Heuch I, Heuch I, Hagen K, Zwart JA. Do abnormal serum lipid levels increase the risk of chronic low back pain? The Nord-Trøndelag Health Study. PLoS One. 2014;9:e108227.
Krokstad S, Langhammer A, Hveem K, Holmen TL, Midthjell K, Stene TR, Bratberg G, Heggland J, Holmen J. Cohort profile: the HUNT Study, Norway. Int J Epidemiol. 2013;42:968–77.
Holmen J, Midthjell K, Kruger Ø, Langhammer A, Holmen TL, Bratberg GH, Vatten L, Lund-Larsen PG. The Nord-Trøndelag Health Study 1995–97 (HUNT 2): objectives, contents, methods and participation. Norw J Epidemiol. 2003;13:19–32.
Merskey HB, Bogduk N. Classification of chronic pain: descriptions of chronic pain syndromes and definitions of pain terms. Seattle: IASP Press; 1994. p. 39–58.
Dionne CE, Von Korff M, Koepsell TD, Deyo RA, Barlow WE, Checkoway H. Formal education and back pain: a review. J Epidemiol Community Health. 2001;55:455–68.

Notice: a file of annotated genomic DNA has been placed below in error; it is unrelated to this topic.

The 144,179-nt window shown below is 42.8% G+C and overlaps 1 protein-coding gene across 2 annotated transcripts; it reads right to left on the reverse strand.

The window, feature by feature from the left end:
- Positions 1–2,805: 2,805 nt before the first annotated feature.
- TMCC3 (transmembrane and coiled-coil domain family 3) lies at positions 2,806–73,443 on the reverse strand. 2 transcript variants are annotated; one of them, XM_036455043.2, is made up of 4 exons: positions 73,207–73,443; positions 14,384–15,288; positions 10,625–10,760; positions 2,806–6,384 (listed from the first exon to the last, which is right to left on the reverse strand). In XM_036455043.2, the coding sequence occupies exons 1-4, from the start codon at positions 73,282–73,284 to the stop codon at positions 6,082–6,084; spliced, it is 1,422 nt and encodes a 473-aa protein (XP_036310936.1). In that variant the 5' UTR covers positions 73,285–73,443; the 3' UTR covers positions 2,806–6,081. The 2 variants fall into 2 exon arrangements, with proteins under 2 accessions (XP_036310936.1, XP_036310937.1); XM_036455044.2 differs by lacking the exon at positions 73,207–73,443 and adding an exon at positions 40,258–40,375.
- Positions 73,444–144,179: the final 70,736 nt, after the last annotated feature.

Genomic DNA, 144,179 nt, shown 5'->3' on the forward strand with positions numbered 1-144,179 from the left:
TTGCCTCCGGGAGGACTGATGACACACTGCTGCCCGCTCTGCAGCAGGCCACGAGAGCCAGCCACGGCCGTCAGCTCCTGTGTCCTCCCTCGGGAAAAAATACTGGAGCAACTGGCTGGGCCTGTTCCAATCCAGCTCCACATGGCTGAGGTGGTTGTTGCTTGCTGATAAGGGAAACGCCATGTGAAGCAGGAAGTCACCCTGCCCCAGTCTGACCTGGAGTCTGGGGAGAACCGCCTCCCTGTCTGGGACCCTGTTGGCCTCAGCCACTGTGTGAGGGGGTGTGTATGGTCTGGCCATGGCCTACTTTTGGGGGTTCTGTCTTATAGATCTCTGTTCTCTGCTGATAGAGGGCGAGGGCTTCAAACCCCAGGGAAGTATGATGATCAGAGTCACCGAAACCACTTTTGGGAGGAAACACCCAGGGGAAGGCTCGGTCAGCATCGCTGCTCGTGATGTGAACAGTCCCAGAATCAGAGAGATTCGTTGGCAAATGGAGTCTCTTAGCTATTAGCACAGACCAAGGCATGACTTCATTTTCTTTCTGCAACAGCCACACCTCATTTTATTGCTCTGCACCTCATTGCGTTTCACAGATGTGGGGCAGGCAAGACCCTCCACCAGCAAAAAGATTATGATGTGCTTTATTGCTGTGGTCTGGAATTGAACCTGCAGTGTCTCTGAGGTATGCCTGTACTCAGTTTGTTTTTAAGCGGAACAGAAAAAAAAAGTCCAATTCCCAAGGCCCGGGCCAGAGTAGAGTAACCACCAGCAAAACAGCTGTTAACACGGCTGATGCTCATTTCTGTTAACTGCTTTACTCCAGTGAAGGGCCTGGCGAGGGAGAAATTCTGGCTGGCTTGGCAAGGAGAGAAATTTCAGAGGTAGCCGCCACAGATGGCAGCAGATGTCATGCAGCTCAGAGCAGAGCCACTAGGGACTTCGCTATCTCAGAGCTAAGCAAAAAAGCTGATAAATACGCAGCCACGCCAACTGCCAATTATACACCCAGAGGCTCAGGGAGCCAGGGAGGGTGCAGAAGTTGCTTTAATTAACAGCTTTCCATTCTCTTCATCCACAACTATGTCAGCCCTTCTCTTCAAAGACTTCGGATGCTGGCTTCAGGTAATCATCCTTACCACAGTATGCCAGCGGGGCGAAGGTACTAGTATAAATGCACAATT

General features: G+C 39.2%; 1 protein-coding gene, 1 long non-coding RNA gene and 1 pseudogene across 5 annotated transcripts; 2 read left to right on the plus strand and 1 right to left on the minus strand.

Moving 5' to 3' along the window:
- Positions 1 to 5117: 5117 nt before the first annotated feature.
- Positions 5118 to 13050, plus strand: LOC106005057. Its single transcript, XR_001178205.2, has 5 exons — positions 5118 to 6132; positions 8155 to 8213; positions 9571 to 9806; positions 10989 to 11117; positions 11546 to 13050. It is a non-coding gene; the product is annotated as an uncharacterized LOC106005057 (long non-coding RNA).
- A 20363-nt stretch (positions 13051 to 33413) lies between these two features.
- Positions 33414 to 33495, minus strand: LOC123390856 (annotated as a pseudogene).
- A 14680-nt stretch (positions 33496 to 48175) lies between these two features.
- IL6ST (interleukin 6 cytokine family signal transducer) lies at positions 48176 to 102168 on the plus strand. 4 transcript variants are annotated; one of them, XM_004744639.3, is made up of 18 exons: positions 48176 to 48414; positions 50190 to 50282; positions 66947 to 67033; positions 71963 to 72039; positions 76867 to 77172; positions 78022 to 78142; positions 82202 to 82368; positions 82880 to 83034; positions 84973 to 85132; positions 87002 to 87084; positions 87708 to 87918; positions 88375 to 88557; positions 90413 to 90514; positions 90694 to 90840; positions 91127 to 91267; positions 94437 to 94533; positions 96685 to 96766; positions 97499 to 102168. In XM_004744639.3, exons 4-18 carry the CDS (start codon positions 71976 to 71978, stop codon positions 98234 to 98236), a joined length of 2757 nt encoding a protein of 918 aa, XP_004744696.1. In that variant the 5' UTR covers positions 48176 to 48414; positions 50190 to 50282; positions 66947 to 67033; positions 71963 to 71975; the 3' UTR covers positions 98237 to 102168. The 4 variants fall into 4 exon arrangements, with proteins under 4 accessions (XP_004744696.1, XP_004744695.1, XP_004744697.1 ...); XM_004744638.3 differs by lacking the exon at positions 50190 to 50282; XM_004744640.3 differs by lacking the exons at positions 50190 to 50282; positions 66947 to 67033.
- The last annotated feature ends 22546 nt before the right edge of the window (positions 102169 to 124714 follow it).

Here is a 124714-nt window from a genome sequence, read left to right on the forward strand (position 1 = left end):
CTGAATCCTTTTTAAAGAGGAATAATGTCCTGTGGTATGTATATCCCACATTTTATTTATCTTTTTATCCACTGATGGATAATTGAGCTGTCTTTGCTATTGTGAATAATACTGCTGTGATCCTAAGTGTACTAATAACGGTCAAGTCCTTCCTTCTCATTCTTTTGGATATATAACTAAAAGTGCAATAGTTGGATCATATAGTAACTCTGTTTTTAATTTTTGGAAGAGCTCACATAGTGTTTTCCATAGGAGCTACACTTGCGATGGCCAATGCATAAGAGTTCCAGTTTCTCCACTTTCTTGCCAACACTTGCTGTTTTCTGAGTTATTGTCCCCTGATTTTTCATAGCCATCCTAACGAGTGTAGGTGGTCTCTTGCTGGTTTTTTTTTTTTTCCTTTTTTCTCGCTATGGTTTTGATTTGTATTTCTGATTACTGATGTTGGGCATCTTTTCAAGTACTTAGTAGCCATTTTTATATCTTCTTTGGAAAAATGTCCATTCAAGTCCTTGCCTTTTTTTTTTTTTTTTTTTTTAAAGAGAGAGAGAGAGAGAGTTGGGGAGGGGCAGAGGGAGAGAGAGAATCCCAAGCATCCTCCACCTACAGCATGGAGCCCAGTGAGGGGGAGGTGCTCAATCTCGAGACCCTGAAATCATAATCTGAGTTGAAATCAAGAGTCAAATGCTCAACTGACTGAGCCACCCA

Leboeuf-Yde C. Smoking and low back pain. A systematic literature review of 41 journal articles reporting 47 epidemiologic studies. Spine (Phila Pa 1976). 1999;24:1463–70.
Nilsen TI, Holtermann A, Mork PJ. Physical exercise, body mass index, and risk of chronic pain in the low back and neck/shoulders: longitudinal data from the Nord-Trondelag Health Study. Am J Epidemiol. 2011;174:267–73.
Hartvigsen J, Christensen K. Active lifestyle protects against incident low back pain in seniors: a population-based 2-year prospective study of 1387 Danish twins aged 70–100 years. Spine (Phila Pa 1976). 2007;32:76–81.
Miranda H, Viikari-Juntura E, Punnett L, Riihimäki H. Occupational loading, health behavior and sleep disturbance as predictors of low-back pain. Scand J Work Environ Health. 2008;34:411–9.
Croft PR, Papageorgiou AC, Thomas E, Macfarlane GJ, Silman AJ. Short-term physical risk factors for new episodes of low back pain. Prospective evidence from the South Manchester Back Pain Study. Spine (Phila Pa 1976). 1999;24:1556–61.
Shiri R, Solovieva S, Husgafvel-Pursiainen K, Telama R, Yang X, Viikari J, Raitakari OT, Viikari-Juntura E. The role of obesity and physical activity in non-specific and radiating low back pain: the Young Finns study. Semin Arthritis Rheum. 2013;42:640–50.